In keeping with her serious side, we know of only one thing that she did at Antioch and that was absolutely extraordinary: she invited Origen, the most famous Christian teacher of the time to visit her.

Origen, a native of Alexandria, was born of pagan parents (his Egyptian name means 'son of Horus') who converted to Christianity: his father later lost his life in a persecution. Perhaps inspired by his father's martyrdom, Origin adopted a relentlessly ascetic way of life. While still a young man, in an excess of frenzy against the temptations of the flesh, he castrated himself.

This was not a good idea. Besides the obvious disadvantage, it proved a stumbling-block to his career: tradition opposed the ordination of a eunuch as priest. So, he taught instead, attaining such fame that pagans as well as Christians were attracted to his lectures. Where he differed from most Christian teachers is that he was able to accommodate Christian revelation to Greek philosophy. Unsurprisingly, his bishop did not agree: he complained that Origen's work was more fit for a pagan philosopher than a simple follower of Christ. One sees something of his point: Origen believed in an innumerable succession of worlds, in the pre-existence and reincarnation of the soul: if Christ cannot win a human soul in this life, he defers it to the next.

In Alexandria, he was in ecclesiastical disgrace.

So, by the time Mamaea arrived in the East, Origen had moved to the easier religious environment of Caesarea on the coast of Palestine. Here, he founded a school that soon surpassed that at Alexandria in renown.

When the Empress invited Origen, she must have considered him best qualified to explain to her the tenets of Christianity in a language she could appreciate. That he was a eunuch was no obstacle; it might even have reminded her of the eunuch priests of the Syrian goddess and the ecstatic rites in the Emesa in her youth. His teaching was also not utterly opposed to the ideas and values of pagan society. Discussing those who ascribe divinity to the sun and moon, as did the priests of Elagabal, he declared that, although they erred, it was a stage in the process whose culmination was the coming of Christ.

Eusebius, a later bishop of Caesarea [in the early Christian empire (314-340 AD)] records their meeting in his Ecclesiastical History
Origen's fame was now universal, so as to reach the ears of the Emperor's mother, Mamaea by name, a religious woman if ever there was one. She set great store on securing a sight of the man, and on testing that understanding of divine things which was the wonder of all. She was then staying at Antioch, and summoned him to her presence with a military escort. And when he had stayed with her for some time, and shown her very many things that were for the glory of the Lord and the excellence of the divine teaching, he hastened back to his accustomed duties.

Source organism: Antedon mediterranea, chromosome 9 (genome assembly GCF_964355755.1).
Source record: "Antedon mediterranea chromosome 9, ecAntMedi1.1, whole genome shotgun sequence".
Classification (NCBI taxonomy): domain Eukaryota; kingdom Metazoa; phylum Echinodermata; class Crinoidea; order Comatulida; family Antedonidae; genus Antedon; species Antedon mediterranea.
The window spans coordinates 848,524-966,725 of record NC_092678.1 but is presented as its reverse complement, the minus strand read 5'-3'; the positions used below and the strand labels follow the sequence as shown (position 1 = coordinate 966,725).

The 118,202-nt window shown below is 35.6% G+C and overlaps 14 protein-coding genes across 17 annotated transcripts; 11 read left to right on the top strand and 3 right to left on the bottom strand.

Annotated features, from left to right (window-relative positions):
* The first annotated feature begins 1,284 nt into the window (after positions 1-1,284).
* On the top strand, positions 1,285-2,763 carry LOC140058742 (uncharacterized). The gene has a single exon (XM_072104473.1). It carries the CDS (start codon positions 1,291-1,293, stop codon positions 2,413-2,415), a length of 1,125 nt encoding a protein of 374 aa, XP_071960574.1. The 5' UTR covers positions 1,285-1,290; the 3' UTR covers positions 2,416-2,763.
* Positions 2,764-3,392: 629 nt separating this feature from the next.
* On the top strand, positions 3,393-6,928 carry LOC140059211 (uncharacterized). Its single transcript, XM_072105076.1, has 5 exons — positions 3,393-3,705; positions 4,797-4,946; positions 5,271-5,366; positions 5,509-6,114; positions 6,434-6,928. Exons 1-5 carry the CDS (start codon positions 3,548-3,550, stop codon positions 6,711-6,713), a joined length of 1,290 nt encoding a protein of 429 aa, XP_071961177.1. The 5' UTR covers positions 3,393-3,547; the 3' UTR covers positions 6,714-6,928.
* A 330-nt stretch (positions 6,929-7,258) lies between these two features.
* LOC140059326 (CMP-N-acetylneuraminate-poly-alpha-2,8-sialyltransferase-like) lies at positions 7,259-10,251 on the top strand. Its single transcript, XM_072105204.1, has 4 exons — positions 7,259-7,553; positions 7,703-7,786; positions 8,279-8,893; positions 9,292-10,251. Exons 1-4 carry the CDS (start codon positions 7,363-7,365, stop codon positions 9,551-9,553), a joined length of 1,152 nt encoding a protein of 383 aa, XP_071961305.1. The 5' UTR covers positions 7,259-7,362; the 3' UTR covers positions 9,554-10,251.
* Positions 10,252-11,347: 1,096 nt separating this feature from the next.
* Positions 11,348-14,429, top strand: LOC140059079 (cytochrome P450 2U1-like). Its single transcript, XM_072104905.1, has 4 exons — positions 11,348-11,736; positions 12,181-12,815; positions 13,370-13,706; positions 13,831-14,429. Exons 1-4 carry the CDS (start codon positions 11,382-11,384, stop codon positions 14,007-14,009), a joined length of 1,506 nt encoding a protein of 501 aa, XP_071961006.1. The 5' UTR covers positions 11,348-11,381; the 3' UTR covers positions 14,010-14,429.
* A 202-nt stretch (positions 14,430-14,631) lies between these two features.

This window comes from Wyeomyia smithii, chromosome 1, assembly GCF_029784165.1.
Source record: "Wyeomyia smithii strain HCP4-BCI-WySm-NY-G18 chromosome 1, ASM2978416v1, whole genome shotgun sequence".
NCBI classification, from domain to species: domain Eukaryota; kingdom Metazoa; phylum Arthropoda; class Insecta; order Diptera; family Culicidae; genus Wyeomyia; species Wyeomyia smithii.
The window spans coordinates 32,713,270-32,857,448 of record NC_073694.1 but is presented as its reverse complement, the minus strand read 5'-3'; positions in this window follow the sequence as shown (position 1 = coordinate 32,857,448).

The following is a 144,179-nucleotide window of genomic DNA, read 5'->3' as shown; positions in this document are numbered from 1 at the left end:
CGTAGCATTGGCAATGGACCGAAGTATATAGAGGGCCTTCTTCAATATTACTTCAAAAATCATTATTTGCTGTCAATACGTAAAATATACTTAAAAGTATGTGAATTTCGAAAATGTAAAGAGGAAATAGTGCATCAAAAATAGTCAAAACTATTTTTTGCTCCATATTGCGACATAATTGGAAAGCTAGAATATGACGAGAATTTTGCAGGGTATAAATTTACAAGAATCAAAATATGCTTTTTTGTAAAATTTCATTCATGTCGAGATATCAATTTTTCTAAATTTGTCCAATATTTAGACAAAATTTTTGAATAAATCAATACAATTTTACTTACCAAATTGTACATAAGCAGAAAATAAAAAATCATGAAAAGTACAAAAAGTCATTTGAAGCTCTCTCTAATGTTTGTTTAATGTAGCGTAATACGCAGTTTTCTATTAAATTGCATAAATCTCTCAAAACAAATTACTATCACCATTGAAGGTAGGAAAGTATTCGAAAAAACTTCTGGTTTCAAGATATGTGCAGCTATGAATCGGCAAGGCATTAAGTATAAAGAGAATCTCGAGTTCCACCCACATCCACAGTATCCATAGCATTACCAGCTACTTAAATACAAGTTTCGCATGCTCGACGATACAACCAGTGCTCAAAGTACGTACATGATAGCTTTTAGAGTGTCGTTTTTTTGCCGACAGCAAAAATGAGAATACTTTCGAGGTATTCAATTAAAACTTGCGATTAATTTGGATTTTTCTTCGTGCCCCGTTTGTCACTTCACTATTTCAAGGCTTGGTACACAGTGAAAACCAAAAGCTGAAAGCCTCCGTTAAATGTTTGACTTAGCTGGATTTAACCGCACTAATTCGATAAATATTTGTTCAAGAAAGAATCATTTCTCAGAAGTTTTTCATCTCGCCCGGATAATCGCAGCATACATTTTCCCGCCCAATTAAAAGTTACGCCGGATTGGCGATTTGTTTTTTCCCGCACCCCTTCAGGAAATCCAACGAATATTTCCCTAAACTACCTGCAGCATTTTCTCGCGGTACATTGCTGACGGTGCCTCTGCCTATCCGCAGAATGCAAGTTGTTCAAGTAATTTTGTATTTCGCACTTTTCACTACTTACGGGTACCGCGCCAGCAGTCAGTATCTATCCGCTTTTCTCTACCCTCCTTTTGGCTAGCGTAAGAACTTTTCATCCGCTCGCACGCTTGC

This brief report does scant justice to an event without parallel in the history of the Empire -- an official invitation to a Christian leader to confer with the Emperor's mother, who held more effective authority than the Emperor himself. Like her aunt, Julia Domna, Mamaea was interested in ideas, and ready to listen no matter where they came from. While the Christians with whom Julia Domna came in contact repelled her by opposing faith to reason, Origen was able to link revelation to philosophy and fit it into the familiar background of Greek culture.

What would have happened, one wonders, if Mamaea and Origen had been given the time to collaborate, and the new religion had attained recognition in these tolerant times? It was, in any event, a momentous meeting and reason enough not to go with Alexander to Palmyra.

Alexander in Palmyra

As far as we know, this was the first time that Roman legions were at the city. What were they doing there? Was it to warn the Palmyrans not to treat with the Persians - as they might have been tempted to do? For the Persians had already conquered Charax, the port on the Persian Gulf (near modern Basra) which was the departure point for the fleets sailing to India -- perhaps choking off the Palmyran end of the Silk Route. Of course, it might have been merely to give his soldiers training under field conditions. We simply don’t know; but it does seem that Palmyra’s balancing act between East and West was over.

The city’s leading citizen, J. Aurelius Zenobius, gave the emperor a royal welcome to the city, for which he got his statue, raised high above the crowds in the Great Colonnade, and an inscription in Greek and Palmyrene which tells us what he did:
Statue of Julius Zabdilah (Greek: Zenobios), son of Malkho, son of Malkho, son of Nassum, who was general of [Palmyra] at the time of the coming of the divine Emperor Alexander; who assisted Rutilius Crispinus, the general in chief, during his stay here, and when he brought the legions here ... It is why the senate and People have raised this statue) to him to honour him.
This Zenobius, you will recall, is the father of the future queen Zenobia. He will almost certainly have attached his troops to the Roman army and participated in the invasion of Mesopotamia; if he did, it is only too likely that many of them died there. The emperor’s campaign, which began splendidly, soon turned into disaster: as the second column advanced deeper into enemy country, the Persians unexpectedly attacked. Outnumbered, the Romans were unable to stem the attack of the Persian cavalry; firing their arrows from all sides at the encircled soldiers, they massacred the whole army. It was a staggering disaster for Rome.